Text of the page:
I know that I’m not the only one who has been troubled by recent events around the world and even close to home lately.
In particular, the violence in Palestine and Israel is painful to contemplate. We think of all the ordinary people living in these regions. Children, families, the elderly, those who just wanted to live peacefully, yet found themselves pulled into the vortex of such tragedy and violence.
It’s so easy to become discouraged and overwhelmed at the thought that such events can happen in our world.
Along with that discouragement comes a sense of helplessness. What can we do? What path is open to us as individuals to alleviate some of the suffering in the world? What can we do to bring about peace?
While there are some organizations which promise to use monetary donations to help, there are a few small things we can do right here in our corner of the world.
For one thing, Red Cross blood donations go directly to parts of the world that need them the most (after local needs are met, of course). Fortunately, we hold monthly blood drives right here at the United Church of Warner. There’s one tomorrow (October 13).
Another thing we can do is to pray for peace. We can pray that world leaders will actively promote peace, and we can pray for protection and healing for those affected by the violence.
But is that enough?
There’s a funny story which I’ve heard preachers share a number of times, in which a doctor told a patient to pray. The patient responded, “Oh, Doctor, is it really as bad as that?”
So often, this reflects our attitude to prayer. We think it’s just desperately wishful thinking, a last resort in a truly hopeless situation.
But this is not what Scripture says about prayer. I Thessalonians 5:16-18 says, “Rejoice always, pray continually, give thanks in all circumstances; for this is God’s will for you in Christ Jesus.”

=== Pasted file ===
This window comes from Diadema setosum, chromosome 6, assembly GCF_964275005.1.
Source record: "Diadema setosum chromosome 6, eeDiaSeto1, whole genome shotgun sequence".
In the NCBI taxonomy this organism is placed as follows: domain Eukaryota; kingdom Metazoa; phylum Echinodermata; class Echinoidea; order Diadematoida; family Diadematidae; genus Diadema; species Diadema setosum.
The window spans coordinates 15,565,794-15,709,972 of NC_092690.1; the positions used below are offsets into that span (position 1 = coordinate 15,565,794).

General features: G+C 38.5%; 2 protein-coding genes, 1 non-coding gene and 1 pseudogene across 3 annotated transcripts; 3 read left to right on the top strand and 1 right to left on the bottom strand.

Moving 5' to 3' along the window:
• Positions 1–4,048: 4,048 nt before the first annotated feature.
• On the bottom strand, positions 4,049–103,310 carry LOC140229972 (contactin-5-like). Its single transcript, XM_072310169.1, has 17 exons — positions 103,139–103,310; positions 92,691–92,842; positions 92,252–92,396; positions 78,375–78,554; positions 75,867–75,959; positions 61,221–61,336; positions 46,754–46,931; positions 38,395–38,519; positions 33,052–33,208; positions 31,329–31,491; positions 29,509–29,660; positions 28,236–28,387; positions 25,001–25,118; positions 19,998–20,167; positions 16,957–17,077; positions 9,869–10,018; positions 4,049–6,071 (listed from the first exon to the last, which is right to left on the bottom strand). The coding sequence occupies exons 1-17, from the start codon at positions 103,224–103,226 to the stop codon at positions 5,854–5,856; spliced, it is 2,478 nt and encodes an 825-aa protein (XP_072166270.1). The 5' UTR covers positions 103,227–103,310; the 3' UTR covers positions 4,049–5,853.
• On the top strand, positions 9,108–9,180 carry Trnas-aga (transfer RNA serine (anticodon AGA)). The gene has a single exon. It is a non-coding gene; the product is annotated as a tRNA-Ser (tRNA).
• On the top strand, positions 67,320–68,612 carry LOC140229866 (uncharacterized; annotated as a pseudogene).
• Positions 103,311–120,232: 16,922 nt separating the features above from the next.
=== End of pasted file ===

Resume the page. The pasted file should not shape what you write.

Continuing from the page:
I am a firm believer that God always answers prayer, although not always in the way that we expect. Prayer is powerful, and not a last resort. However, it’s also true that prayer must be authentic and genuine, which means it should be paired with action.
What does prayer really do for us? I believe it does a lot, but most importantly, it changes our own hearts and attitudes. Prayer puts us in a right relationship with God, aligned to His will.
As we are aligned to His will and purpose, He can make it known to us what action we are to take to heal others, and also make our hearts ready and willing to take that action when the time comes.
God’s purpose and goal for His world is peace. He can use us to bring about that peace, no matter how bad the situation. But we must open ourselves to His will and direction.
Part of that is gathering with others who are ready to do God’s work in the world.
Because gathered as the church of Christ, we have incredible power to heal, to unify and to restore, far more so than we could ever do alone.
So when it comes to disturbing world events, make prayer your first resort, and not your last. And you’ll be amazed at what God can accomplish through you and through His church.
In God’s love,